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Were you a technology April Fool?

Apple dumps iPhone, Google Paper & more

If the IT industry has a favourite holiday, April Fools' Day appears to be it.

As in past years, the day saw vendors as well as technology news sites releasing so many prank press releases and news stories that the front page of tech news aggregators such as Techmeme and Slashdot were dominated by joke headlines on Sunday morning, leading at least one observer to say enough is enough.

Search giant Google announced two new products for April Fools' Day, including one for a free home wireless broadband service that involves fibre-optic cable strung through city sewers. Users would need a "round-front or elongated toilet providing at least 1.0 gallons per flush," though the fibre-optic cable would not negatively affect the toilet’s operation. The free service would be supported by ads that would be targeted using "discreet DNA sequencing of your personal bodily output to display online ads that are contextually relevant to your culinary preferences, current health status and likelihood of developing particular medical conditions going forward."

The other alleged service is Google Paper, which lets Gmail users request printouts of their email that will be sent from Google to users via regular mail, arriving in two to four days. This free service is, like its omnipresent search engine, also supported by contextual "unobtrusive" ads that will appear on the back of the printed emails in 36-point Helvetica type.

Google's yearly celebration of April Fools' Day has become so entrenched, and the tech world's expectations of it so high, that at times it appears to be swallowing its own tail. Last year, Google claimed it was releasing a service called Google Romance that offered to match couples for free dates as long as they agreed to "experience contextually relevant advertising throughout the course of their evening." This year, a tech news site covering Google claimed that the site was releasing a new service called Google Writer that would essentially do all of the creative writing in a blog, essay or news article for a user.

The blog of Google engineer Matt Cutts appeared to be defaced on Sunday by a group claiming to be the Dark SEO Team, though another blog, Google Blogoscoped, claimed that could also be a prank.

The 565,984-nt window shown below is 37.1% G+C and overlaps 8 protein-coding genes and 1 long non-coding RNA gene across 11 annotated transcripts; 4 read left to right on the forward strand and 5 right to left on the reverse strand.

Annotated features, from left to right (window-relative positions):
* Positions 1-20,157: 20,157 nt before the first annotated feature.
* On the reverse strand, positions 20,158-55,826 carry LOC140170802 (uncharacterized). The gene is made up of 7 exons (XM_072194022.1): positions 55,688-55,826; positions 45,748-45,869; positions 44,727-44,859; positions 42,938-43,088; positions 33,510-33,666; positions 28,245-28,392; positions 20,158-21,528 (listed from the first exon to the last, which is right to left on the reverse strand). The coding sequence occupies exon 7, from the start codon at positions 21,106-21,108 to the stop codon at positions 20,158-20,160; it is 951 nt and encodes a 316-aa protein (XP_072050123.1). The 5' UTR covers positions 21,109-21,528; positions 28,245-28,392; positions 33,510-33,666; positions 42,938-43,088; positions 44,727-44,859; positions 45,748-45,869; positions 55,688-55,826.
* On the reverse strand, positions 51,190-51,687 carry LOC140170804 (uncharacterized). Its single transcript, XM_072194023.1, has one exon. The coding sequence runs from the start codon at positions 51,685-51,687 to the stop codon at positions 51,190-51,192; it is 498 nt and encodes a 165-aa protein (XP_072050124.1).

The blog of Microsoft’s chief open-source evangelist Bill Hilf claimed that the software vendor was announcing its ‘Penguin Adoption 2007 programme’, by which it would support the Seattle Zoo’s penguin exhibit. Penguins, as most techies know, are the adopted mascot of the Linux movement. Microsoft, led by employees like Hilf, has started to forge alliances and with open-source vendors in recent years.

Dubious headlines at CNET’s News.com included ‘Vonage attempts to assuage dissatisfied customers with free tequila’ and ‘US government outlaws Windows Vista’.

The Register claimed that Apple was dumping its iPhone in favour of a spherical device built with Google.

The ‘ID’ is so minimalist in design it has no buttons. It can’t be used as a phone; rather, it beams (what else?) relevant, contextual ads to users based on their location. In practice, reported The Register, that means Viagra ads. Surprisingly, El Reg's close rival, The Inquirer, did not feature any gag stories.

Meanwhile, blogger Robert Scoble claimed that Apple was collaborating with Amazon.com, Google and Cingular Wireless LLC on a e-book reader type of device called the iReader.

Retailer ThinkGeek offered a bounty of gag products, including a helmet for playing the Nintendo Wii by making tiny movements of your neck. ThinkGeek also claimed to offer remote-controlled toy piranhas with frickin lasers attached to them (to satiate the Dr. Evil in all of us) as well as a digital photo frame for lonely guys with fake friends digitally inserted next to you "to ward away awkward explanations of your nonexistent weekend plans”.

This year’s overflowing bounty of pranks had some in a non-thankful mood. Silicon Valley gossip site ValleyWag harrumphed that the jokes were getting less clever each year.

"The problem with celebrating April Fools' Day online isn't just the three or so tired jokes. It's that on the internet, every day is April Fools' Day," grumbled the site, whose specialty is world-weary takes on tech happenings. "April Fools' Day does to the internet what Valentine's Day does to love: tarts it up, fakes it out and leaves us disappointed."

www.computerworld.com


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